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Wisconsin Supreme Court ends probe of Governor Walker's recall campaign

The Wisconsin Supreme Court on Thursday ruled a criminal investigation into Governor Scott Walker’s 2012 recall campaign must not continue.  The ruling effectively ends any harm the latest so-called John Doe investigation might have on Walker’s administration in Madison, or his presidential campaign.  The investigation had been seeking evidence that Governor Walker’s campaign engaged in illegal coordination with outside conservative groups when Walker was defending his office from recall.  Prosecutors seeking the investigation indicated the coordination was part of a nationwide \"criminal scheme\" to violate election laws, according to court documents unsealed last month.

John Chisholm, the Milwaukee County district attorney and a Democrat, began the investigation but was later joined by other county prosecutors, from both political parties.

Thursday’s ruling from the court was divided but a clear victory for the conservative group Wisconsin Club for Growth, which had petitioned the state’s highest court to end the investigation.  The John Doe investigation began in 2012 as Walker was facing a recall election, but was placed on hold in May when a federal judge ruled it was a breach of the group's free-speech rights and halted the probe.

Rick Esenberg from the Wisconsin Institute for Law & Liberty says the timing isn't an issue.  Some questioned the ruling that comes just days after Governor Walker announced his presidential campaign.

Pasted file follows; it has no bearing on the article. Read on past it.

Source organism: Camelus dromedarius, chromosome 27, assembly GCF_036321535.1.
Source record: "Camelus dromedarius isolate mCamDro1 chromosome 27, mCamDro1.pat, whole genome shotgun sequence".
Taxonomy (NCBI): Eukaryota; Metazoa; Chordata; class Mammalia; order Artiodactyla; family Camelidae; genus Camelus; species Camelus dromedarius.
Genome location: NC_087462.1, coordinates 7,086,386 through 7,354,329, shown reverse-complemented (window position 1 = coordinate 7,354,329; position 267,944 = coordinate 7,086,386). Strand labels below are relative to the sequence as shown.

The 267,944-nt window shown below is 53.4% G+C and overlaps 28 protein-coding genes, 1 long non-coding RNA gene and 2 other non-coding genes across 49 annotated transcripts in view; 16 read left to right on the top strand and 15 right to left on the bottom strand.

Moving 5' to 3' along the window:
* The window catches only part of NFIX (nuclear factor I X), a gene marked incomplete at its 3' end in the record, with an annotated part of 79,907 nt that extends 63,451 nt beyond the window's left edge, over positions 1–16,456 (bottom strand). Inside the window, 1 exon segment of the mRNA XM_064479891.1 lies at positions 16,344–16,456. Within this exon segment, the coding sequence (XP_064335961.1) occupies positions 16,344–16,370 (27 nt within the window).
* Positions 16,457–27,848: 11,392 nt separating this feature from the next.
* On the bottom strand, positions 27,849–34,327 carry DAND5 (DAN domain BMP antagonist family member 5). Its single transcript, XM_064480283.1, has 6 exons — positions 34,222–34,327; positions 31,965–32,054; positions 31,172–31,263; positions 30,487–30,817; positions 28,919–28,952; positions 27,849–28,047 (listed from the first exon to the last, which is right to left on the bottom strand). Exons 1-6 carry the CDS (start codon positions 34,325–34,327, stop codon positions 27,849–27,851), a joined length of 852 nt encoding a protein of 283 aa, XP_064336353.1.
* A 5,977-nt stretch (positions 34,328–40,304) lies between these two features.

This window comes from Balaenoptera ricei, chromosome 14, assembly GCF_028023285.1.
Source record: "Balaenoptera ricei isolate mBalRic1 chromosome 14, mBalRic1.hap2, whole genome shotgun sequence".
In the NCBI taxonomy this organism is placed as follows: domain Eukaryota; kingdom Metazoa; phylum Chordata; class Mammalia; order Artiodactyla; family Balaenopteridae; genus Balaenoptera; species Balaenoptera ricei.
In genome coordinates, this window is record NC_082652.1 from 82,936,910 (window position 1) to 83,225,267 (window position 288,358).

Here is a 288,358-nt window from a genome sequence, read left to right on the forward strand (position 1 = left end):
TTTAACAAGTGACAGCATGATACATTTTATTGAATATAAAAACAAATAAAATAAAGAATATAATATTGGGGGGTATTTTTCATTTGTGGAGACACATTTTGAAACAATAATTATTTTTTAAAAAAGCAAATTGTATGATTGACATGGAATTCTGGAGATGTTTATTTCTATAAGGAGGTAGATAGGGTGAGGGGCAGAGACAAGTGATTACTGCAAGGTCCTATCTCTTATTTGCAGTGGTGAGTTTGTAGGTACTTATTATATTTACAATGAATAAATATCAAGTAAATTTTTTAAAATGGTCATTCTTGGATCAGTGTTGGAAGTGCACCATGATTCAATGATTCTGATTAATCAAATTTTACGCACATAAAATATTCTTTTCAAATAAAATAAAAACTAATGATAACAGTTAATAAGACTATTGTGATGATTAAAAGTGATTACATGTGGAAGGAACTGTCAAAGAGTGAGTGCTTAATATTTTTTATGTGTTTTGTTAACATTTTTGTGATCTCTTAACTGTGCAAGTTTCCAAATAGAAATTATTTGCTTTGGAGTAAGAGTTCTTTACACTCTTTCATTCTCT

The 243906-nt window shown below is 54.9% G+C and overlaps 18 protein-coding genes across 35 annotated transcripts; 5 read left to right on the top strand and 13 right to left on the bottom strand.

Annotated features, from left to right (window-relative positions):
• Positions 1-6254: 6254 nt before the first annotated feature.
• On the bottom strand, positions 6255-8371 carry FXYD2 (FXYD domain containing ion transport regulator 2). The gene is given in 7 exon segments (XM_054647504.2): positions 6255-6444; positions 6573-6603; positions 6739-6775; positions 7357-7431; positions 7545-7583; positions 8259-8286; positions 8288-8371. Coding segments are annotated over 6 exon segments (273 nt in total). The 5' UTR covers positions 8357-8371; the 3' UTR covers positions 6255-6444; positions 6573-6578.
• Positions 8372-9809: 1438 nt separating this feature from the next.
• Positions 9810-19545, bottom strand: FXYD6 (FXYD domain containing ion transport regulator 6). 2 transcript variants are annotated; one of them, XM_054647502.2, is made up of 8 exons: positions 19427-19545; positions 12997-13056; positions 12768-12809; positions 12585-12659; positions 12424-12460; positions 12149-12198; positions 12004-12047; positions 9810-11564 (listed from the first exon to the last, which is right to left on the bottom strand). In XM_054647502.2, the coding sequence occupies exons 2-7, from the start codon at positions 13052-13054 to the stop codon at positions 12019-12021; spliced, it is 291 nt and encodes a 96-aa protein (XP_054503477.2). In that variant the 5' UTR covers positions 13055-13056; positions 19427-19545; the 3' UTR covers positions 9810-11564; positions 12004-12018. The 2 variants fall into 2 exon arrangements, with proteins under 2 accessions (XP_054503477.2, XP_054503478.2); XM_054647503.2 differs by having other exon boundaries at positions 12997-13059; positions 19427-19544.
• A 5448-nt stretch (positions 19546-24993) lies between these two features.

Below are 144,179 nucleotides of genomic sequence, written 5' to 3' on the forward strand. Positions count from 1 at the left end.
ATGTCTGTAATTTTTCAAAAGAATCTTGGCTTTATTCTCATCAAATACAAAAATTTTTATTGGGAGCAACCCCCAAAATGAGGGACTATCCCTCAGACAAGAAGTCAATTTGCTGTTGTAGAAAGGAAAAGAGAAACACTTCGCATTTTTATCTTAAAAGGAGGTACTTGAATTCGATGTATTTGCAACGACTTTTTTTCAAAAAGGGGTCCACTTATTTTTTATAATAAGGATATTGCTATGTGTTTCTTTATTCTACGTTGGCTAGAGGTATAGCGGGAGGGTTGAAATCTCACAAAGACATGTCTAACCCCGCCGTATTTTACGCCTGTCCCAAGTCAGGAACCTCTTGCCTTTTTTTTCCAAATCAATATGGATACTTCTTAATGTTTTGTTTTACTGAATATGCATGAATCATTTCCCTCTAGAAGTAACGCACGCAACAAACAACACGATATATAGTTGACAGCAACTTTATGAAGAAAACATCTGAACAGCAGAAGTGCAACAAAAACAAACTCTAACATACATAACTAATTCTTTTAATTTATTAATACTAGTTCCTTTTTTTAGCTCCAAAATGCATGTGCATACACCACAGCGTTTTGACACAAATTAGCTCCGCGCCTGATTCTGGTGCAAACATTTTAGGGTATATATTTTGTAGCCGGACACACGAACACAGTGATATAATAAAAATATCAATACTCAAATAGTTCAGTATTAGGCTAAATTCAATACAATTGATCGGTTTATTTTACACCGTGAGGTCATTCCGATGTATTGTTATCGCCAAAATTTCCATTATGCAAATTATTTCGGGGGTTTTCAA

\"We knew that this was going to come out in mid-to late July because it was going to be the most difficult and contentious case the court had,\" Esenberg said.  \"Those cases always come at the end of the courts term. We're at the end of the courts term. Before we ever knew when the governor was going to announce  his presidential campaign we knew this would be the time for this decision.\"

State Republicans cheered Thursday’s news.  “This closes a divisive chapter in Wisconsin history, and the assertive recognition of First Amendment rights by the Wisconsin Supreme Court protects free speech for all Wisconsinites. The Court’s decision leaves no doubt that the John Doe investigation is over,” said Wisconsin’s Republican Attorney General Brad Schimel in a statement.

Still, some say the ruling will have negative implications down the road.  Jay Heck, Executive Director of Common Cause Wisconsin and an open government advocate said in a statement, “the decision could conceivably now lead to unlimited coordination between outside spending groups with candidate committees and effectively render contribution limits meaningless in Wisconsin.”

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